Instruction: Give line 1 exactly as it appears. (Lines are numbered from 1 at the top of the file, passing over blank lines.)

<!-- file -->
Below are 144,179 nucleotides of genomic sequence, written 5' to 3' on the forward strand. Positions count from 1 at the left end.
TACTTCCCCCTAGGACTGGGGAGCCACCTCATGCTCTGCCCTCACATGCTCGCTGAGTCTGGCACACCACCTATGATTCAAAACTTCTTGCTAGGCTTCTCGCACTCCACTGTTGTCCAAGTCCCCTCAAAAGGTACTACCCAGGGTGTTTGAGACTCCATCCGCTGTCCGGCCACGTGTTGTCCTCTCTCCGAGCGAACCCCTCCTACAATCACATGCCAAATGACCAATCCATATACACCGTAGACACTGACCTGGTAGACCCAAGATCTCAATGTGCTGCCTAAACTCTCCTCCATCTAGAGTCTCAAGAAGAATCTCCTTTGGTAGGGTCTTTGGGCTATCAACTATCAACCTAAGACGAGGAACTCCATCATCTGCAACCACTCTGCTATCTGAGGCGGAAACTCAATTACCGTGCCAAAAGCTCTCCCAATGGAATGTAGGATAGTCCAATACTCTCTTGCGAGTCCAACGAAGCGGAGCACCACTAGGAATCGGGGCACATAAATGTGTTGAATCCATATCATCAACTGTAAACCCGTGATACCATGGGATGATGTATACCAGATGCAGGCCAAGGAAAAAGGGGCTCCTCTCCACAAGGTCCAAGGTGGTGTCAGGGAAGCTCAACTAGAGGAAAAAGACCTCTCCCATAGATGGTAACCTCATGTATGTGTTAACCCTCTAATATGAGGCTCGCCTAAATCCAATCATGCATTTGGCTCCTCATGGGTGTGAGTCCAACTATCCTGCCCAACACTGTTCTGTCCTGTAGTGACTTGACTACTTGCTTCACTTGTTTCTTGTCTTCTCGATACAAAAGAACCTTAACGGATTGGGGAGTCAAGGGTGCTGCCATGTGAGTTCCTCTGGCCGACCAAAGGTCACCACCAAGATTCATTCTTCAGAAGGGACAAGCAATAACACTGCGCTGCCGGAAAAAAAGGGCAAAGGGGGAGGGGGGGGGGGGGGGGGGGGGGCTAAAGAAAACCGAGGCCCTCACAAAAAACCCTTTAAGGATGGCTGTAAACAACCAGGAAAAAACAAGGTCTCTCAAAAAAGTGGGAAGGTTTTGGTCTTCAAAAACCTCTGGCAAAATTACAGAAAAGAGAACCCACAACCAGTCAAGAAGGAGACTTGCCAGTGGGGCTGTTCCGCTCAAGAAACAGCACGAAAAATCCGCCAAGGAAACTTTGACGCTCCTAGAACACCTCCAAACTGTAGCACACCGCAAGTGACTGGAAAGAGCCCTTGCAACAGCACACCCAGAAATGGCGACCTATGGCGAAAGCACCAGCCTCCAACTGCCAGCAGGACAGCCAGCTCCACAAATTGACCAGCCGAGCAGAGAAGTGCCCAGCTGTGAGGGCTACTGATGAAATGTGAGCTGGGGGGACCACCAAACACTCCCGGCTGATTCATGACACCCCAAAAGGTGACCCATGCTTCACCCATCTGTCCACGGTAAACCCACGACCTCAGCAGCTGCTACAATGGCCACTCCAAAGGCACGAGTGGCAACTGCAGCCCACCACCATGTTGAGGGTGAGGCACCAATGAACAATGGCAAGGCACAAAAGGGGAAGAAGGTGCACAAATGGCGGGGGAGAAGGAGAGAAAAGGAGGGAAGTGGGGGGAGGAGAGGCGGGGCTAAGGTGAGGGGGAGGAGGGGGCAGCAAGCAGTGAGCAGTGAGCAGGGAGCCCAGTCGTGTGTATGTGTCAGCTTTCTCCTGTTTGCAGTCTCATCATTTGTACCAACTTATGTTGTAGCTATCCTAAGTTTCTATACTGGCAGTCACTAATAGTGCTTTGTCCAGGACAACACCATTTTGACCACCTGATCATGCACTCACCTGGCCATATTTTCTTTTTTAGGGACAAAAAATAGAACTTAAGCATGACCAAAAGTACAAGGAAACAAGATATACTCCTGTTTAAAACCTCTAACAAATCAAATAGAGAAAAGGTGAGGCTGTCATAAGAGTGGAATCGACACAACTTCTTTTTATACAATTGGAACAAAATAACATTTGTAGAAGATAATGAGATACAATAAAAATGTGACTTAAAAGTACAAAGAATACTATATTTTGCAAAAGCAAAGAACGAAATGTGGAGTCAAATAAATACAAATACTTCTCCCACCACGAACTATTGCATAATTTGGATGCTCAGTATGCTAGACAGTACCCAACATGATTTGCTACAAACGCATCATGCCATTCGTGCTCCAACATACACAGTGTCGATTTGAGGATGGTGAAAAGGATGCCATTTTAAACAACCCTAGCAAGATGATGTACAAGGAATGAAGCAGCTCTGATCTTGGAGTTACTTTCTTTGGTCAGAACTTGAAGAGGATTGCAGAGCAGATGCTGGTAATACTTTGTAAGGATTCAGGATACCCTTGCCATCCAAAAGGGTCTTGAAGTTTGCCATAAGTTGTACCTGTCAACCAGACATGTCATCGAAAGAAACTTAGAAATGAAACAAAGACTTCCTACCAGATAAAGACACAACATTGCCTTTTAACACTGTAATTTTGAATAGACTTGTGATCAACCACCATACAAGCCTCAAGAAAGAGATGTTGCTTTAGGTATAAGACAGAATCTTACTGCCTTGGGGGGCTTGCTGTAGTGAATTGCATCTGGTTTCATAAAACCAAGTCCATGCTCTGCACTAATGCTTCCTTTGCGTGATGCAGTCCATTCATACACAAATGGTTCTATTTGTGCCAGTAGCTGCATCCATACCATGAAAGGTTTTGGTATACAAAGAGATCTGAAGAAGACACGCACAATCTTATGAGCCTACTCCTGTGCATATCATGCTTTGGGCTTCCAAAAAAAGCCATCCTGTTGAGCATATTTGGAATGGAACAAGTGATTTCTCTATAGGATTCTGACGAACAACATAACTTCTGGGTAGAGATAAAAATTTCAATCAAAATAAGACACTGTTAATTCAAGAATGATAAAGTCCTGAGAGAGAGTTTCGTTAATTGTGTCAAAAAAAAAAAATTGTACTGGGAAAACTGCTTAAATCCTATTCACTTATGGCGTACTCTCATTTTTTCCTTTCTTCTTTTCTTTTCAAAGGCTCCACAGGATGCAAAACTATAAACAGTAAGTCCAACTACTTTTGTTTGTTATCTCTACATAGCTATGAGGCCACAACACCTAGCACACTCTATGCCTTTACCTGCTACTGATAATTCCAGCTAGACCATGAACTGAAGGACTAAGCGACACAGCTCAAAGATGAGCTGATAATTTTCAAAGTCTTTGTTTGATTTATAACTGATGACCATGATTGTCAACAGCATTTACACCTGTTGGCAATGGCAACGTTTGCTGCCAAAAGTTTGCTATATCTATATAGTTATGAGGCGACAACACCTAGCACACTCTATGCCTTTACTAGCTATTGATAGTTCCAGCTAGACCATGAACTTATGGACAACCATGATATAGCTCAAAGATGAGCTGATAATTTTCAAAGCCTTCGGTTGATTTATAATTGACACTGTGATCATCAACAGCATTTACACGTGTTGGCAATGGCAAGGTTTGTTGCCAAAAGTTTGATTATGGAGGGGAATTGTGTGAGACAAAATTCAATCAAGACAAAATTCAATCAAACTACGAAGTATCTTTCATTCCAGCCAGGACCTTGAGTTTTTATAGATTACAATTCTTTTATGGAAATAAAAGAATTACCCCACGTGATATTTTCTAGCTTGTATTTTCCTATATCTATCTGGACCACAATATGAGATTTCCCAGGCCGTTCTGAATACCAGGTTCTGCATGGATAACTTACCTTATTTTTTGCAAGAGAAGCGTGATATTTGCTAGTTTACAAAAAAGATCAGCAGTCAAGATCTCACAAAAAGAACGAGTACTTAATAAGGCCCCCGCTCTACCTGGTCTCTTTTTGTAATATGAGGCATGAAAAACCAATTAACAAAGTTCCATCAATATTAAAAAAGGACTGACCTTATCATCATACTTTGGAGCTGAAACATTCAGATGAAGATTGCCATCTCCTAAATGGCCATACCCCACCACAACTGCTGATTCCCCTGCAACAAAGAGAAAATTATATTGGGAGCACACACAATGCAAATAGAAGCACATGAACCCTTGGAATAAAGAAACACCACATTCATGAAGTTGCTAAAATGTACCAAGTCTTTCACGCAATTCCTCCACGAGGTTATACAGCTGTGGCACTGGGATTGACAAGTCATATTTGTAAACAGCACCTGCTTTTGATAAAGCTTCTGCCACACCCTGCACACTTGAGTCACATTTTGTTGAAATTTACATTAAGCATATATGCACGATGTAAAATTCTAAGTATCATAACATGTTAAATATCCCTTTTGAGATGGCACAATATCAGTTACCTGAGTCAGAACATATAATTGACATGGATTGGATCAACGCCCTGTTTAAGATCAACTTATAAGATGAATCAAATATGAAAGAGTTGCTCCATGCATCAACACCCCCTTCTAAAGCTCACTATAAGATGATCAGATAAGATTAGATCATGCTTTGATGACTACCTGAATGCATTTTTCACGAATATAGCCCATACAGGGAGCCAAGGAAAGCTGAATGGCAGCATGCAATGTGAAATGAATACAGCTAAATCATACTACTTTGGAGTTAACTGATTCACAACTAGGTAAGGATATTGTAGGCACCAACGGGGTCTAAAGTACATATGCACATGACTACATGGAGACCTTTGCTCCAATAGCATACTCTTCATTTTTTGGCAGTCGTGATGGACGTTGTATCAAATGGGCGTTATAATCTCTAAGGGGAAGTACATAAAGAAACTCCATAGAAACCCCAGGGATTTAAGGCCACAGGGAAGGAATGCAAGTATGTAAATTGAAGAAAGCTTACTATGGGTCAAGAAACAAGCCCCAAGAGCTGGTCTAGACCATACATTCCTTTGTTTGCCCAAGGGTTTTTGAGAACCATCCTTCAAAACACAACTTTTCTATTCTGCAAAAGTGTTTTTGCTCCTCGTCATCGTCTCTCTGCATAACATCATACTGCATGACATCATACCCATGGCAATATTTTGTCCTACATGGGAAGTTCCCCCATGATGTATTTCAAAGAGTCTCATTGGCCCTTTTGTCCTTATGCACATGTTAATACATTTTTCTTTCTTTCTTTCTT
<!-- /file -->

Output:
Below are 144,179 nucleotides of genomic sequence, written 5' to 3' on the forward strand. Positions count from 1 at the left end.